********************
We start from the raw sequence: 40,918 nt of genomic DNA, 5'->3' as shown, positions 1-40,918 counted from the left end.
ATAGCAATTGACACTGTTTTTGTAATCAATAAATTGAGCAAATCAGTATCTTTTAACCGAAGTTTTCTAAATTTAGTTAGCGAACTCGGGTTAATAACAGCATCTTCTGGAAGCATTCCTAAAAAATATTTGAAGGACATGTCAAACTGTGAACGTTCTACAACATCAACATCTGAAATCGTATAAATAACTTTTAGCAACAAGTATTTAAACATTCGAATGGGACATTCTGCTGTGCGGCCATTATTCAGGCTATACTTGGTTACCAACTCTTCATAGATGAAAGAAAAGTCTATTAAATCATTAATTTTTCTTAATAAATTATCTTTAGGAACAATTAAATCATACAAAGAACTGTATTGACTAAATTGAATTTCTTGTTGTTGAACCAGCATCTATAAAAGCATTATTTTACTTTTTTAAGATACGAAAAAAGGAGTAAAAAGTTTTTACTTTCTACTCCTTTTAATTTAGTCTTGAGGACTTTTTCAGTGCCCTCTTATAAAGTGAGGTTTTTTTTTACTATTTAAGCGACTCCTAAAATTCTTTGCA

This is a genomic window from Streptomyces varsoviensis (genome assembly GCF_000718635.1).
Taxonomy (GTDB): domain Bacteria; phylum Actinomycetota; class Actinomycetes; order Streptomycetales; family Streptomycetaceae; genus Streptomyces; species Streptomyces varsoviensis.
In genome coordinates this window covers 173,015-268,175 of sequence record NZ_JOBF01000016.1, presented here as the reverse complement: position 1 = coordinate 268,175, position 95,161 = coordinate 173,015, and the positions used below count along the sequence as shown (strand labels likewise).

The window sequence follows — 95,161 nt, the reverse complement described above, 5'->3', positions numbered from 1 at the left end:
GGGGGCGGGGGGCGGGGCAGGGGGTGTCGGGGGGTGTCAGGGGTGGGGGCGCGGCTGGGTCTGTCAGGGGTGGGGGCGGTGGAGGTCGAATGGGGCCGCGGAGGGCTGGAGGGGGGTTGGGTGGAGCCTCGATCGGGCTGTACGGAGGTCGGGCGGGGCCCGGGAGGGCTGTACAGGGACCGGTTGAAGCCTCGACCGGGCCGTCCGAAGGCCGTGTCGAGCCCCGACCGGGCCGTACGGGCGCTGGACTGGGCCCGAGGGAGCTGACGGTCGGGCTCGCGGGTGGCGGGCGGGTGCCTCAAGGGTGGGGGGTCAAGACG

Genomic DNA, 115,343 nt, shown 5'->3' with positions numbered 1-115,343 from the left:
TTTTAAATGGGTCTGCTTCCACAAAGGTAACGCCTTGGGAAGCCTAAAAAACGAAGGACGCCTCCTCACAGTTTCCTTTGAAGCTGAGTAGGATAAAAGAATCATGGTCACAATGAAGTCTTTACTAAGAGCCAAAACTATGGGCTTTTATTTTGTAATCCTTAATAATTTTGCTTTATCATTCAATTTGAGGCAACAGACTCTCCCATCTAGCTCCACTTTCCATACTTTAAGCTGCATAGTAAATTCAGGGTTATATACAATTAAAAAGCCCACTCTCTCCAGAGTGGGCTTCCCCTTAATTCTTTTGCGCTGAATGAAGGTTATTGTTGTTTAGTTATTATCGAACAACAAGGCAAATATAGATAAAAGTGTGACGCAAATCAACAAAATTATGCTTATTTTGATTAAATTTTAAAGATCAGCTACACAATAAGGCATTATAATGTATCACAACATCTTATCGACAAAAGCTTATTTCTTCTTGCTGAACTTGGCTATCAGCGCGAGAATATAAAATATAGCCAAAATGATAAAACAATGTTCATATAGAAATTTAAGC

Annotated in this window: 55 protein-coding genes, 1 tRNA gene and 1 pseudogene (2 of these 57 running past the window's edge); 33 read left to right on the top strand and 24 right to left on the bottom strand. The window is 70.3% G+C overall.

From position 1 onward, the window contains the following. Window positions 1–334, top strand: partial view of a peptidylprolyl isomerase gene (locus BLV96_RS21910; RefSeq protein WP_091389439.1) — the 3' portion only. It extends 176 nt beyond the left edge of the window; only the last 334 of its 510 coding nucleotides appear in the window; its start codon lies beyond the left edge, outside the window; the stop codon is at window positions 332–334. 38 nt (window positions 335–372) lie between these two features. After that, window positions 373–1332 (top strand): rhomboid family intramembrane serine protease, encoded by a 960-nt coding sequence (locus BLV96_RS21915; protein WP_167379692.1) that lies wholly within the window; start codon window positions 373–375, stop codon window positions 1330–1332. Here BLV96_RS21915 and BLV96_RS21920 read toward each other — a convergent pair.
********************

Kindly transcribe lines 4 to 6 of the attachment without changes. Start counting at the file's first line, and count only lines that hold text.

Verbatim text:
Taxonomy (GTDB): domain Bacteria; phylum Actinomycetota; class Actinomycetes; order Streptomycetales; family Streptomycetaceae; genus Streptomyces; species Streptomyces varsoviensis.
In genome coordinates this window covers 173,015-268,175 of sequence record NZ_JOBF01000016.1, presented here as the reverse complement: position 1 = coordinate 268,175, position 95,161 = coordinate 173,015, and the positions used below count along the sequence as shown (strand labels likewise).

The window sequence follows — 95,161 nt, the reverse complement described above, 5'->3', positions numbered from 1 at the left end: